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My somewhat sorry CERB saga

Spent an hour on the phone with the Canada Revenue Agency the other day and I’m neither homicidal, suicidal nor am I going to jail (I think). So, this story has a happy-ish ending.

OK enough with the foreshadowing, it’s time to unravel my tale of woe.

A year ago, when COVID-19 lurched into our lives like a drunk at a wedding … not welcome, not appreciated, but altering everyone’s experience … I was trying to make a few bucks by being another news source in town.

Like everyone else, when COVID-19 hit, things changed.

One of the first things that Ottawa did was unveil the Canada Emergency Response Benefit. It was designed to help people whose income was affected by COVID-19 and there is no doubt it has helped millions of Canadians.

I was hesitant to apply … not because my income wasn’t affected, far from it. Revenue in March 2020 was 33 per cent lower than in February 2020. Revenue in April was down 24 per cent from March. In February, 2020 I had also reached a verbal agreement with a marketing company in town to help promote a slew of community events over the spring and summer. Well, we all know what happened there.

It was clear, and I felt I could make a case for it, that I had been negatively impacted by COVID-19, given that my some of my clients were literally closing their doors.

But that’s not why I was hesitant to apply. I was reticent to apply because it was unclear at the outset whether self-employed people could apply for the benefit.

I hemmed and hawed but eventually applied, paying close attention to whether, as a self-employed person, I was eligible. The first online application wasn’t entirely clear, but I applied anyway and received the benefit … within a couple of days. When I applied for the second month’s benefit, they had changed the application process and it was clear that self-employed people could apply. Yippee!!!

To be honest, I can’t remember whether the application specifically stated that to be eligible a self-employed person had to have a net income more than $5,000 in 2019 or gross income over that amount. Like I said, I was just happy there was a box to tick for being self-employed.

Yippee, let the good times roll. Well, at least until November 26.

That was when I received a letter from my friendly neighbourhood CRA telling me that because my net self-employment income in 2019 was less than $5,000, which is usually a good thing, I was ineligible for the CERB and that I would have to pay it all back . Being helpful, I suppose, they also told me that I should pay it back before December 31, 2020 or I would have to claim it as income for 2020 and be taxed accordingly.

Christmas is the time of giving, so I scraped up my pennies over the holidays and gave to Ottawa. It took two payments, one on December 26 and the other on December 28. Just in time to avoid that pesky little annoyance of paying taxes on money that I, technically, didn’t receive. Whew.

Then, earlier this month, I received a T4A from the CRA listing, lo and behold, the total amount of the CERB as income in 2020.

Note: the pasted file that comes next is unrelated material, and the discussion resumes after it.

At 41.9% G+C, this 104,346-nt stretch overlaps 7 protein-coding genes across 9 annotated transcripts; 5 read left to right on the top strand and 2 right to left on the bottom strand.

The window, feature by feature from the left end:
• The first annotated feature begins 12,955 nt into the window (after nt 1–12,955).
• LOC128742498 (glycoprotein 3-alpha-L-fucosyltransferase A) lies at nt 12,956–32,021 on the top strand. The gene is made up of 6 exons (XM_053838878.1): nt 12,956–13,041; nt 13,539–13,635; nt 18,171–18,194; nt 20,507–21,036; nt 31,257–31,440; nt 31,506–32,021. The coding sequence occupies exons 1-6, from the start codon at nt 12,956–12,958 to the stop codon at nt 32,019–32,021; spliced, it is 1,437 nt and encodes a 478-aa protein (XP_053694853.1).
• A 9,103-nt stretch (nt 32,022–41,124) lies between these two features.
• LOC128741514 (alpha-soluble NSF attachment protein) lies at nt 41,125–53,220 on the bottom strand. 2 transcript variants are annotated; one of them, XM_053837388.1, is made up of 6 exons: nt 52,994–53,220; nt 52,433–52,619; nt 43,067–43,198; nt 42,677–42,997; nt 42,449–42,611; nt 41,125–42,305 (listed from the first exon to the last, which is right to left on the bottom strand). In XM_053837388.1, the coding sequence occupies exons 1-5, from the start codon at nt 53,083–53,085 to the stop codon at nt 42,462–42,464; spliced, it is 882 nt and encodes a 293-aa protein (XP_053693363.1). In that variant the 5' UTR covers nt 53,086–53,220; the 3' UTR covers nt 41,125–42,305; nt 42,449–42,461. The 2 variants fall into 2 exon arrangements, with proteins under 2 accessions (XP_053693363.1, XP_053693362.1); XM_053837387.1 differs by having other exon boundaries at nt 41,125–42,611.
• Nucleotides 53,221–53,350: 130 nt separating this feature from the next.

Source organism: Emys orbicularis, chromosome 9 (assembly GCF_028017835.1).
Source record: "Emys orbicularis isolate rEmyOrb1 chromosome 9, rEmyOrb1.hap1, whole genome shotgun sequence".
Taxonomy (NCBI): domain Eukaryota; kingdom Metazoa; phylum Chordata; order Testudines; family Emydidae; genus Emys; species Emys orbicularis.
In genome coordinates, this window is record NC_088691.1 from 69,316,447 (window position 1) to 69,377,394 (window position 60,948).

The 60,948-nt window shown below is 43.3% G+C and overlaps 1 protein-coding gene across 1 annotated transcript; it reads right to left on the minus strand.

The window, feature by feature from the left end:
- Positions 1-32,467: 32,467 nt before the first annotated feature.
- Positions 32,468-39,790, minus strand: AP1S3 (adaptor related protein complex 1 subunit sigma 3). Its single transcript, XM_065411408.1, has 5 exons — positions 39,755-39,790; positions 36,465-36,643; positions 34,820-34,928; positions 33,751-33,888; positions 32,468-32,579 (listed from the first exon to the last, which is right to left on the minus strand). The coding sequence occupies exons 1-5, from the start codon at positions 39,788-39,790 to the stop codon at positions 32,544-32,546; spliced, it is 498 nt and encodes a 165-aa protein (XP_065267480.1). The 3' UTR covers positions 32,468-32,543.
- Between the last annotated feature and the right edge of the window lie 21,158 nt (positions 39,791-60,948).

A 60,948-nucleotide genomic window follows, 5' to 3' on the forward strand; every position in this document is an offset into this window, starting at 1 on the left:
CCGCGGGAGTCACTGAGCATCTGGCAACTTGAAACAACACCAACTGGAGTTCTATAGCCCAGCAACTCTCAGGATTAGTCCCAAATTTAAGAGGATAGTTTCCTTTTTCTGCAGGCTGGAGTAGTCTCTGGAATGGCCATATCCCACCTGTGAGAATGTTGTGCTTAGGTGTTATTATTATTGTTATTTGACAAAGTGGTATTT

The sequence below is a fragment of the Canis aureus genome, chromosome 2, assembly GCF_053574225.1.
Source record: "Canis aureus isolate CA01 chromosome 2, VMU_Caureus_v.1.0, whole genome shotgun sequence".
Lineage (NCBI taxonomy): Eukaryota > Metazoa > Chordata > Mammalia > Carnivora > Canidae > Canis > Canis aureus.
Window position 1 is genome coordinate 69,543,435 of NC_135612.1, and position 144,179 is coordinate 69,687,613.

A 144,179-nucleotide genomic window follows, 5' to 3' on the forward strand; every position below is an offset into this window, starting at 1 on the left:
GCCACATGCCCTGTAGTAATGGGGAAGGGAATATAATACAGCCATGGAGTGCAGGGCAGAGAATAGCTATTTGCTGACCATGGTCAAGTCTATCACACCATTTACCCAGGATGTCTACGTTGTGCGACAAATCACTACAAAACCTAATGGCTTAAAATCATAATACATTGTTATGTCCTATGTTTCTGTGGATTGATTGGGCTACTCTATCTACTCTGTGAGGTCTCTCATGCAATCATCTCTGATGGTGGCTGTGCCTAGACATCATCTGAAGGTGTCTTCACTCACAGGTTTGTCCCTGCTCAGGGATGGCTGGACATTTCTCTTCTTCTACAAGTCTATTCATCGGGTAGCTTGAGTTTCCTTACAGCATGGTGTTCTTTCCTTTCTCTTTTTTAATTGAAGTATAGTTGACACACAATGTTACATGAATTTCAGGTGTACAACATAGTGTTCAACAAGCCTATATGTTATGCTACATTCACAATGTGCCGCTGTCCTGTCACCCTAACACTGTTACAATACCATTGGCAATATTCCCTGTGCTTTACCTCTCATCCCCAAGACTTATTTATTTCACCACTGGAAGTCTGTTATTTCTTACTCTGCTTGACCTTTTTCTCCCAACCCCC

Turns out that even though I OK’d a pre-authorized debit in late December, the CRA didn’t get around to taking the money out of my account until January 6, 2021. So, according to them, I didn’t refund it by the end of the year.

Hence my phone call to the CRA. It only took four tries to get through, but finally I did. The solution? There really isn’t one. The best they could do was tell me that I would have to claim the income on my 2020 taxes and then, next year on my 2021 taxes, claim a deduction for that amount. How is that going to work? Not sure, things are being developed on the fly.

Amid all this somewhere, Prime Minister Justin Trudeau announced that people who genuinely got caught up in the net-versus-gross misunderstanding wouldn’t have to repay the benefit and, even better, those who repaid it would get it back. Yippee, again.

So I asked the good person at the CRA how that is going to work. First she heard of it, she told me. My heart sank. Wouldn’t be the first time that a profound political pronouncement didn’t reach the beaten-down bureaucrats at the bottom of the food-chain but who actually make everything work.

But, she would check. Yup, turns out I was right and, even better, should could submit my request for me as it appeared that I met all the criteria for a refund of my refund.

So, as you can see, a happy-ish ending to my hour-long phone call with the CRA, although my refund is still ‘in the mail.’

My CRA person, however, did warn me that the refund of money received in 2020, given back, but still taxed, will likely show as income in 2021 because that’s when the money will be deposited.

She didn’t have an answer as to how that will work on next year’s taxes. In theory, I will report the amount as income in 2020 and pay taxes on it. In 2021 I’ll actually receive the money, claim a deduction for the amount but likely get another T4A next year because that’s when the money arrived and then … probably spend another hour on phone with the CRA next year.

And they say taxes are complicated.

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